28th July 2021

Book in Focus

Neurosurgery before Science

Taking a Chance

By Jeremy C. Ganz

Medical history, as an academic discipline, had its birth in the nineteenth century. In the early days, there were two leading exponents: in Great Britain, Sir Thomas Clifford Allbutt (1836-1925) and, in the USA, Colonel Fielding H Garrison (1870-1935). The two never met, but they had a not infrequent amicable correspondence. In one comment, Allbutt states, regarding our ancestors, “Less blessed than we, our fathers”. This is a fine example of the self-satisfied, patronising attitude of a successful Victorian professional to less privileged beings, like the inhabitants of the conquered lands of Empire. This was not characteristic of Allbutt, but he considered serious medicine to have started in 1850, with the periods prior to that of limited interest. The writings of these two pioneers have had great influence on their successors. Even so, like any other writings, their teachings may contain errors.

While histories of medicine abound, histories of surgery are much less frequent. Often, surgical history is just a component of a book on the history of all medical endeavours. Moreover, when histories of surgical topics are written, they are usually designed for one or another subspecialty, and require a specialist education if they are to make sense.

Neurosurgery before Science: Taking a Chance presents a brief outline of the evolution of surgery. Most celebrated traditional medical historians wrote before the availability of computerized searchable text, which is a priceless asset for a contemporary writer. In addition, today, the internet provides access to a vast assortment of documents and images which, in earlier periods, would have required time-consuming reading and annotation in libraries. A further aid to study has been the translation of medieval texts on surgery in recent years. An important phenomenon in the Middle Ages was the separation of surgery from medicine and the gradual emergence of a class of tradesmen called barber surgeons.

There are a number of questions which deserve attention in the history of surgery. How was it that, prior to anaesthesia, patients would permit themselves to be subjected to the knife? How was surgery regulated? How did surgeons manage when the study of human anatomy was taboo from ancient times to the late Middle Ages? How was it possible for bloodletting to persist from Ancient Greece to the eighteenth century despite it not having any useful effect? How did our predecessors cope with the pain of surgery? What evidence is there about surgical cleanliness? Did earlier surgeons really believe that wound healing could not occur without the generation of pus? How was it possible for the accurate demonstration of the knowledge of the body to be consistently ignored? Finally, why did all surgeons from Hippocrates to Percivall Pott believe that it was necessary to trephine the skull by the side of a cranial linear fracture?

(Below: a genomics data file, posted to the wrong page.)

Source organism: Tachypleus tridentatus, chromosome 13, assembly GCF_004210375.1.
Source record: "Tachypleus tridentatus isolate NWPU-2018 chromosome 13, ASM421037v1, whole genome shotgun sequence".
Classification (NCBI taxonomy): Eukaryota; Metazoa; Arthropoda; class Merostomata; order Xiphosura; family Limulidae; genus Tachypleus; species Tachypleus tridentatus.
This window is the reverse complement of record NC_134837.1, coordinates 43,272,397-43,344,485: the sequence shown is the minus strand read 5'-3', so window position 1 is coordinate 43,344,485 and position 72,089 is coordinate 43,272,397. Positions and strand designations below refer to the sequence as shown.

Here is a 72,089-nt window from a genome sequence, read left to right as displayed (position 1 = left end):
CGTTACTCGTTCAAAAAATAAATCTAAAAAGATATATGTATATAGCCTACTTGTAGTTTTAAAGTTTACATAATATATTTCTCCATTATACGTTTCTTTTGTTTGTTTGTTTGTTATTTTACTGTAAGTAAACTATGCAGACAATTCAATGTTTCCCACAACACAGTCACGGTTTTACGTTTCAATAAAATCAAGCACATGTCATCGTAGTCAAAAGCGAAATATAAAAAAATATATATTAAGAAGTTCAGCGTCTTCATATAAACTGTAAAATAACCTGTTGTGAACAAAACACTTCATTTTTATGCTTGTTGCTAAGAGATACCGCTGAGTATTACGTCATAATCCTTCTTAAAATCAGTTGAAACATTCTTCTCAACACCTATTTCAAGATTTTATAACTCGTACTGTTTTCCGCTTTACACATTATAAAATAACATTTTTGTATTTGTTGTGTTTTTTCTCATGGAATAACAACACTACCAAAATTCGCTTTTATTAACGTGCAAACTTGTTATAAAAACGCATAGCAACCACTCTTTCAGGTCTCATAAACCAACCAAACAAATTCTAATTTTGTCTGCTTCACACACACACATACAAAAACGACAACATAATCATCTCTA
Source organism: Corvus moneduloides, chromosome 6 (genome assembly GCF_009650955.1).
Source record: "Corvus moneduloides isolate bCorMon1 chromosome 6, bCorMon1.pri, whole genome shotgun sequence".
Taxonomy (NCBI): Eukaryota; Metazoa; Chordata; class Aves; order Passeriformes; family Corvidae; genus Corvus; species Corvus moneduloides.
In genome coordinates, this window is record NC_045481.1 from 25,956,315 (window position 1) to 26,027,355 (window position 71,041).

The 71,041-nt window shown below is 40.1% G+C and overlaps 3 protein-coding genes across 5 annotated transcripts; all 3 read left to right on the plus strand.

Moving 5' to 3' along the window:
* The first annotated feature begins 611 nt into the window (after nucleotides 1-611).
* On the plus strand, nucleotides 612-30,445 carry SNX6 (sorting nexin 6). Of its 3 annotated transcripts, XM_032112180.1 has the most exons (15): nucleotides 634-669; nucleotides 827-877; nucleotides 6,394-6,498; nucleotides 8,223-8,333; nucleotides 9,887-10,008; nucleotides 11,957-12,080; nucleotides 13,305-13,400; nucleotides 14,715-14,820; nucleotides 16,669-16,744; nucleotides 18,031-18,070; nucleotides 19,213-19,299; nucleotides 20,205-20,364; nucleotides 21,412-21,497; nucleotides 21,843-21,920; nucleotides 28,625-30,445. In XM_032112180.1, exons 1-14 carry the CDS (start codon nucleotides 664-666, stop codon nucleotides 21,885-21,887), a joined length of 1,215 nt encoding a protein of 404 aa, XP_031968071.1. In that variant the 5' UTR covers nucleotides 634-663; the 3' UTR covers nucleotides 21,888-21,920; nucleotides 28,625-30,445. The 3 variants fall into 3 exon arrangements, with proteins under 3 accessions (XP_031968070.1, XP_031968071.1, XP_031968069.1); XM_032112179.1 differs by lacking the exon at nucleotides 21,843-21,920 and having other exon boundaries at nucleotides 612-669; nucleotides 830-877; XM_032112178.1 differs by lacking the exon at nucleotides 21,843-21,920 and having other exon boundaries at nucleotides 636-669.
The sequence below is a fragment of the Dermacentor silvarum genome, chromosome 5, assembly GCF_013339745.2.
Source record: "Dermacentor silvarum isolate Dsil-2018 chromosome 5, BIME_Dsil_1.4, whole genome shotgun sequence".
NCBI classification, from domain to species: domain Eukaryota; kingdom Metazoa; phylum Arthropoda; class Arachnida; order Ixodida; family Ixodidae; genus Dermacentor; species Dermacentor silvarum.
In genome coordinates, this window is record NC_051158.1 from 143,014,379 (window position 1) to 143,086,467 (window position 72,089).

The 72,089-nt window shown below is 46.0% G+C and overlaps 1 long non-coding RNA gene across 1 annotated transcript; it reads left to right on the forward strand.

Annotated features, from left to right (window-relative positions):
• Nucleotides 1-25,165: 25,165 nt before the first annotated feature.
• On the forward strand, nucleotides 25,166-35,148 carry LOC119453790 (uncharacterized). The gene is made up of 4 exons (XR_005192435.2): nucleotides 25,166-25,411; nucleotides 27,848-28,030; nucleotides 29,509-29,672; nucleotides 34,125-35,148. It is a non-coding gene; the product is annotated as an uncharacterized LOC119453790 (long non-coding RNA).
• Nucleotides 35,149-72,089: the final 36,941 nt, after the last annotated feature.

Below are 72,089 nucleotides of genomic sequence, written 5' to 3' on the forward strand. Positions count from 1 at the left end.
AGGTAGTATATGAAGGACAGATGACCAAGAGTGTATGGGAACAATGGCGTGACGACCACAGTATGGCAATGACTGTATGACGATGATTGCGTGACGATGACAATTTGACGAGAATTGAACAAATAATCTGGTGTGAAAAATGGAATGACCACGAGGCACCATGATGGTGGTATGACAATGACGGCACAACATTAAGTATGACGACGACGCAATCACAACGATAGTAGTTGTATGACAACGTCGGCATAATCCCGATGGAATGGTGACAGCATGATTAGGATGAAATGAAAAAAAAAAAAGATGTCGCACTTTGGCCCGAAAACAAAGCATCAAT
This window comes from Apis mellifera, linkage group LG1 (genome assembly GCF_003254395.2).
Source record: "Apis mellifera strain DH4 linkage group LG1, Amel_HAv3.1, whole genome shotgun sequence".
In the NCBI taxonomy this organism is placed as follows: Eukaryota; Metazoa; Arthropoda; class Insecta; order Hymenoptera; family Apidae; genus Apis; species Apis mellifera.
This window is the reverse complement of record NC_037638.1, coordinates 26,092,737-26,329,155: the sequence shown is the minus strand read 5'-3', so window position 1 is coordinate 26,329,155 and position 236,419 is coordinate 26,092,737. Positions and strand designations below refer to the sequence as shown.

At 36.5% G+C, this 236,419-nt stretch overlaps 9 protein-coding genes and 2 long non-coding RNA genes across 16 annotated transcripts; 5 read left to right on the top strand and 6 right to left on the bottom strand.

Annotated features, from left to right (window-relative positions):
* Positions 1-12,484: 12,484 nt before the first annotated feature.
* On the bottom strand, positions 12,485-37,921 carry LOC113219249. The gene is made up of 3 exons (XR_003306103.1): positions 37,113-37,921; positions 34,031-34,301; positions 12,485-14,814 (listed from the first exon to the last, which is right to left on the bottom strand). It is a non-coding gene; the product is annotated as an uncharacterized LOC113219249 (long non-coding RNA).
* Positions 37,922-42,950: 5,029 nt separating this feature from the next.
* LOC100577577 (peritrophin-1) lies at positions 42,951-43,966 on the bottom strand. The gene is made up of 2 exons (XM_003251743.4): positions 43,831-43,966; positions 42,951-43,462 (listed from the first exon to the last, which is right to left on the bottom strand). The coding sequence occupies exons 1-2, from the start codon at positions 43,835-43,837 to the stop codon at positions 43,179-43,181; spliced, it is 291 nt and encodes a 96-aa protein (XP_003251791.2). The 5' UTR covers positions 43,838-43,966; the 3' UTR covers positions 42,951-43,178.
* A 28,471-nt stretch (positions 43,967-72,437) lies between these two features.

The book examines these questions. While they mostly apply to all forms of surgery, they are assessed from the point of view of a neurosurgeon, because that is the profession of the author. The major motivation for the book is to demonstrate the ease with which error is established and the difficulty with which it may be eradicated, reflecting essential constituents of human behaviour. Even in the present era, with all its magnificent technology, these human weaknesses are still relevant. If we are to avoid them in the future, it is necessary to be aware of them at all times.

Jeremy C. Ganz is a Cambridge graduate and qualified as a neurosurgeon trained in the UK. He was awarded a consultant post at Haukeland University Hospital in Bergen, Norway, in 1979. During his time in this post, he acquired a PhD in Experimental Physiology concerning the mechanisms underlying the formation of epidural hematomas, which are clinically confusing. These studies later formed the basis for a book on the topic. In 1988, a new technique called radiosurgery was introduced to the hospital and Dr Ganz was responsible for this activity. In 1993, he resigned his post in Norway to start a career teaching radiosurgery round the world, before returning to routine neurosurgery and radiosurgery in Norway, and retiring in 2010. Since that time, he has engaged in the study of the history of neurosurgery with the publication of several papers on the topic.

Neurosurgery before Science: Taking a Chance is available now in Hardback at a 25% discount. Enter PROMO25 to at the checkout to redeem.

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